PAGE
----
In the Jukebox — May 20

What’s new and in the jukebox for this week (alphabetically sorted by artist):

  • 3 Doors Down—3 Doors Down: More blue collar rock appropriate for radio play.
  • AM—Side by Side – Duets EP: Came out about a month ago; male singer/songwriter AM sings soft, simple duets with Meiko, Tina Dico, Julianna Raye, Buddy, Susie Suh and Rick Garcia. Listening to it has prompted me to download AM’s previous albums … happy, Leanna?
  • Filter—Anthems for the Damned: The band who brought you “Hey Man Nice Shot” and “Take a Picture” is back with an album after a six year absence … “Cold” (which has hints of “Take a Picture”) and/or “Kill the Day” (or its remix) could have some potential as singles.
  • Foxboro Hot Tubs—Stop Drop and Roll!!!: Neurotic, frenetic, old-school-feel rock ‘n’ roll.
  • Jesse McCartney—Departure: Not that I’m listening, but I feel obligated to say it’s out (it’s his “I’m grown up and have street credibility even though I used to sing and dance for cartoon music videos and now want to be Robin Thicke” album). The production sounds good (for the couple of songs I’ve heard); it will be interesting to see how mainstream play takes to it.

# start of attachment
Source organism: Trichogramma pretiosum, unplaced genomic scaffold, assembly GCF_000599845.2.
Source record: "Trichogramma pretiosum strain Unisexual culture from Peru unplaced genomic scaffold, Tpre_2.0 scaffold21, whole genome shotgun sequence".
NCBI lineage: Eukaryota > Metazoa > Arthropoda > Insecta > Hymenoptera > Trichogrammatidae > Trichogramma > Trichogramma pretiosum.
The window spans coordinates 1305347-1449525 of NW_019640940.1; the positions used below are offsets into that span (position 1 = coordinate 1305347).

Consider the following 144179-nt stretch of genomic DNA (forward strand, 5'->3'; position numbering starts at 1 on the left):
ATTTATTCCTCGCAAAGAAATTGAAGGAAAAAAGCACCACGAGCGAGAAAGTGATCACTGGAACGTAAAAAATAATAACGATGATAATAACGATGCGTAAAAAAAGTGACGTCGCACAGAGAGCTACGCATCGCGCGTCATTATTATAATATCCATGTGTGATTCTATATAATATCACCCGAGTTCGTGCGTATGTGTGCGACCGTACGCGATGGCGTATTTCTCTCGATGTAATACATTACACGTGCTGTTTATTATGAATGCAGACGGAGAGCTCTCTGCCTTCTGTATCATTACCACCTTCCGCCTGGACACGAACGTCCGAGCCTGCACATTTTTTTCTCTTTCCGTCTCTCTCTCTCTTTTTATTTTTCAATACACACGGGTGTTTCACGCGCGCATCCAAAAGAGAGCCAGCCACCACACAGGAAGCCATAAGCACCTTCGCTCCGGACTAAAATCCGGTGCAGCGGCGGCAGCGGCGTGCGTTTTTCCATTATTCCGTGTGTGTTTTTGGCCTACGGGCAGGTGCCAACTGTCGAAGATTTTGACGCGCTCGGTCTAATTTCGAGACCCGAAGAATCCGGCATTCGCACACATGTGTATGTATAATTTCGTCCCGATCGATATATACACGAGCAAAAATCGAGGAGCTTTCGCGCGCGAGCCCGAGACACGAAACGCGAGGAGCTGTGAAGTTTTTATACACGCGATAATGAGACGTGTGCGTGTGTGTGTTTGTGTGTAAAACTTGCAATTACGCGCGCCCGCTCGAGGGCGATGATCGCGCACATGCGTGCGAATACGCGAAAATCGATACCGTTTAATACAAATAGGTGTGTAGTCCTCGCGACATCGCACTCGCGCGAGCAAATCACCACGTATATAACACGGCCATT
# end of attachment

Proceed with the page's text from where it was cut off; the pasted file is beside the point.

• Mariah Carey—E=MC²: What does Einstein and relativity have to do with Mariah Carey? I don’t know … other than the brief sharing of initials. Either way, expect to hear clips of songs on YouTube, YouTube … .”
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Album — No, Virginia by Dresden Dolls

Dresden Dolls

Dresden Dolls are at first glance, both fascinating and frightening. It’s this conundrum that makes it easy to want to like the Brechtian-punk-cabaret duo—just because they’re so unique and intriguing. More than a band, Dresden Dolls are an idea, an experience and a noble freak show. The music is a dark, raw and brash statement spoken with a wry smile through voice, piano and drums. Channeling a variety of musical influences, the songs are an unorthodox, unapologetic mixture of sexuality, pain, chaos, loneliness, buried secrets, violence and performance for the sake of performance—art that inspires reaction. It’s just up to you to see if that reaction is of fascination or fear or something entirely different.